In 1914, Poland was a dream, not a geopolitical reality. The disastrous War of the Polish Succession issued in the partition of the ancient, Catholic kingdom. Austria took Galicia in the southwest. Protestant Germany annexed Silesia and parts of the Polish Baltic. Reactionary, Orthodox Russia siezed the rest and ruled it harshly. From time to time, inspired by enthusiasm for Chopin or the polka, romantics, idealists, and eccentrics of various stripes championed Polish independence, particularly during the effusion of nationalist sentiment that swept Europe in the nineteenth century. For a time, under Napoleon, the nation even enjoyed a nominal independence and a considerable vogue in fashionable circles. But, in practical diplomatic or military matters, Polish patriots were invariably on their own and at the mercy of foreign guns. In simple terms, Poland had ceased to exist for the Great Powers. They had long since decided her fate and had no desire to reopen an issue that might lead to considerable bother and expense.
The impending World War seemed likely to change all that in an instant. The bother and expense was already upon Europe's leaders, who now avidly sought allies great and small. The time seemed right for Poland to again exert herself. She might now make her freedom the price of her support for one of the combatant powers or at least weaken her enemies by turning them against one another. Noting the growing antagonism between Austria and Russia and cognizant of Germany's designs on the latter, a militant nationalist, former socialist, and future military dictator named Joseph Pilsudski organized and led a series of Polish Legions under the Austrian banner. Many of his compatriots took the more traditional route and went west, to Paris, where they served with the French Foreign Legion or, in time, with the forces of a Polish government in exile. Others entered Russia's own Polish Legions, hoping to win by loyalty what they had never been able to sieze by force of arms.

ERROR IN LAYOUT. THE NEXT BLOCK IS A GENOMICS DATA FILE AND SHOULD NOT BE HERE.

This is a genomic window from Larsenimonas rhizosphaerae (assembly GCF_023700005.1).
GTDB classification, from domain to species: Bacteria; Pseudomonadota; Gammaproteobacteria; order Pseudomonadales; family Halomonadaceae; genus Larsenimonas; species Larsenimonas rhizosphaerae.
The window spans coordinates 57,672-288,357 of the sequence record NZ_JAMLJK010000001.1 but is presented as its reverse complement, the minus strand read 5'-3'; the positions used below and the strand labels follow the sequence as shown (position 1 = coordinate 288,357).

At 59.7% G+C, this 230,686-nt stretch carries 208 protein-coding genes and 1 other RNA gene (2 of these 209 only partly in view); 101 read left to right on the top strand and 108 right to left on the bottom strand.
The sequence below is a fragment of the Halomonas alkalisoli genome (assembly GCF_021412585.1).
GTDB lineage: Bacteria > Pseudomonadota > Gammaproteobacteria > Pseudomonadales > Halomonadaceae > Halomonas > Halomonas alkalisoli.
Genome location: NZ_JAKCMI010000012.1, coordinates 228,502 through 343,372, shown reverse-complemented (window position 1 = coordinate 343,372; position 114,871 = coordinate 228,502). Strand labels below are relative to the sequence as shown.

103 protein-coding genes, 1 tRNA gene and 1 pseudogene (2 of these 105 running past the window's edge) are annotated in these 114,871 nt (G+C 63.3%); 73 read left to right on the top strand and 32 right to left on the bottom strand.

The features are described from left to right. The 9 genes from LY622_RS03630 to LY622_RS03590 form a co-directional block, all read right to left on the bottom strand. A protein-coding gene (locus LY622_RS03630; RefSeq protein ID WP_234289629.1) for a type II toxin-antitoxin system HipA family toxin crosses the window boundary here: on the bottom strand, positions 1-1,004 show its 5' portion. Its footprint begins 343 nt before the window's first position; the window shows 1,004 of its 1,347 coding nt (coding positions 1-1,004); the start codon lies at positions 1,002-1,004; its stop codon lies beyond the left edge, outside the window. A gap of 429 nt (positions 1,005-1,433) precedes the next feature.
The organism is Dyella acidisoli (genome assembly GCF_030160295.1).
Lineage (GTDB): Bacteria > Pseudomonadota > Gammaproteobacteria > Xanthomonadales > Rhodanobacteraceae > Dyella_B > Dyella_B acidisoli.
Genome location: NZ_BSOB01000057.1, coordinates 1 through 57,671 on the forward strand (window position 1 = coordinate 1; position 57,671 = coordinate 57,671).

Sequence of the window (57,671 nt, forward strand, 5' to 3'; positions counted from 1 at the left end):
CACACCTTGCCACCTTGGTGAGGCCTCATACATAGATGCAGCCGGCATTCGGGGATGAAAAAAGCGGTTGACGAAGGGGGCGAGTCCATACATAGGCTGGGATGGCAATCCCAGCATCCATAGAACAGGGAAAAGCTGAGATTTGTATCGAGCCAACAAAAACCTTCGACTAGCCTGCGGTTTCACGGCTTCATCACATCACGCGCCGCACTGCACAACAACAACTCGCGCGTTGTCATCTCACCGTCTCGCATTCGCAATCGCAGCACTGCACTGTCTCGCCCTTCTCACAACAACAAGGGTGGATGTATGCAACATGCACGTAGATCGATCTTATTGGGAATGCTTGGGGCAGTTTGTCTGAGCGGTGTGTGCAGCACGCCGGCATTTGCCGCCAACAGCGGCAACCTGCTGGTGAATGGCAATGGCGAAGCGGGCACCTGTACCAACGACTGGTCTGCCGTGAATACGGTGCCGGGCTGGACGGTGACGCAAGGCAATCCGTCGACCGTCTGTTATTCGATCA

The near simultaneous defeat of the Central Powers and the collapse of Russia into anarchy and revolution seemed to vindicate this thinking. The powers that had divided Poland in a gentlemen's agreement 123 years earlier had now defeated one another. Accordingly, on 9 November 1918, Poland proclaimed herself a republic, with Pilsudski as head of state and the famous pianist, Jan Paderewski as premier. The future seemed secure at last.
Unfortunately, a tradition of nationalist extremism and an intolerance born of long service in the Austrian and Prussian armies had made Poland's new leaders intransigent and aggressive. When the Versailles Treaty accepted the recommendations of the Curzon Commission and settled Poland's eastern border in Russia's favor, well to the west, the Polish government reacted violently. It demanded all territory that had been Polish prior to the partition of 1772, even though most the residents in these lands were ethnic Belorussians or Ukrainians. Then it went on to claim newly independent Lithuania's ancient capital, Vilnius, and Czechoslovakia's Teschen region on ethnic grounds, even though the latter had never been part of Poland. Poland's leaders were, moreover, ready and eager to use force in support of this inconsistent, neo-imperialist policy. War with Soviet Russia, Lithuania, and Czechoslovakia quickly followed.
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